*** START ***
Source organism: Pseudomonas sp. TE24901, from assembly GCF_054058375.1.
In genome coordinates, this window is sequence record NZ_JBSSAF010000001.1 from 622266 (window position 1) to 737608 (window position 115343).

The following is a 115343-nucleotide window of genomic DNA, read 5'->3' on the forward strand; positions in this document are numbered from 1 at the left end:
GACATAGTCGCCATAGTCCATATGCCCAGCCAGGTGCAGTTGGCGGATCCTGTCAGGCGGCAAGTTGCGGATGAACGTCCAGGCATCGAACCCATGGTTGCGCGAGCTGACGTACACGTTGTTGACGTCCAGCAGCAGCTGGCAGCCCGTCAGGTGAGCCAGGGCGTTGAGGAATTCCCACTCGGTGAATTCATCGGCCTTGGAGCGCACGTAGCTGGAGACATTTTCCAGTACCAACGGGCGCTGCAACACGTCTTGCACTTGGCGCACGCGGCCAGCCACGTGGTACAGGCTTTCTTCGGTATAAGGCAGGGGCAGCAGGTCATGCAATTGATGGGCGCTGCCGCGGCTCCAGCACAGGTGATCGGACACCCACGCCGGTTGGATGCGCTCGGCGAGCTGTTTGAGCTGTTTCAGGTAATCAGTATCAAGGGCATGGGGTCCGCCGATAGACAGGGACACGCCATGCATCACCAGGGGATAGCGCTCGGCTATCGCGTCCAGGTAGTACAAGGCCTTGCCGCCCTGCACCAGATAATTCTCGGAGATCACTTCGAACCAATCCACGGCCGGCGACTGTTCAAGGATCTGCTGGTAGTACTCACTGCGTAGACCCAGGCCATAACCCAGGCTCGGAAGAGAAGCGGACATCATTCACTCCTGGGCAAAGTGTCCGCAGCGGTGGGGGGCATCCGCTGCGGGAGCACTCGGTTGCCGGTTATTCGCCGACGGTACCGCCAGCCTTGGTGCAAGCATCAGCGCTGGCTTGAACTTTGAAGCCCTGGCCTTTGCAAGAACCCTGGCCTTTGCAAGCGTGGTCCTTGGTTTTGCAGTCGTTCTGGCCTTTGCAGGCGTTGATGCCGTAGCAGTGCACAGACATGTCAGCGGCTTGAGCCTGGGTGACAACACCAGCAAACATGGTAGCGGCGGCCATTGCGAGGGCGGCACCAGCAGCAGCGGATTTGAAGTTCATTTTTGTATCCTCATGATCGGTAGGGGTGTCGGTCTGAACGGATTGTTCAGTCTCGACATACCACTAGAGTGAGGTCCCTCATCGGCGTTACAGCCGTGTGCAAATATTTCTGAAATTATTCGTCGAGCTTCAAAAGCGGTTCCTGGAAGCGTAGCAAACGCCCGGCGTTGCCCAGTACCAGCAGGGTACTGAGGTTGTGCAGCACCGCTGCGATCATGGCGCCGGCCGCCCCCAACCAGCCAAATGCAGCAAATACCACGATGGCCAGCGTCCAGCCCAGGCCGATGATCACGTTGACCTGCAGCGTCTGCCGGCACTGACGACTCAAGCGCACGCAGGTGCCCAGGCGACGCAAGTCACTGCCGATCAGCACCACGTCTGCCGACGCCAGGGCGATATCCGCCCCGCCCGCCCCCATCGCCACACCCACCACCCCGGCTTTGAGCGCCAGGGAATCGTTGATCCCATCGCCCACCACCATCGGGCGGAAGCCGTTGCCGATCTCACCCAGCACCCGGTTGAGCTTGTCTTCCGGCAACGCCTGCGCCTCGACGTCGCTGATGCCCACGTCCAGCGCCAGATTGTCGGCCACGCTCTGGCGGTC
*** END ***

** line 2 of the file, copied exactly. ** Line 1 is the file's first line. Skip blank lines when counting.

In genome coordinates, this window is sequence record NZ_JBSSAF010000001.1 from 622266 (window position 1) to 737608 (window position 115343).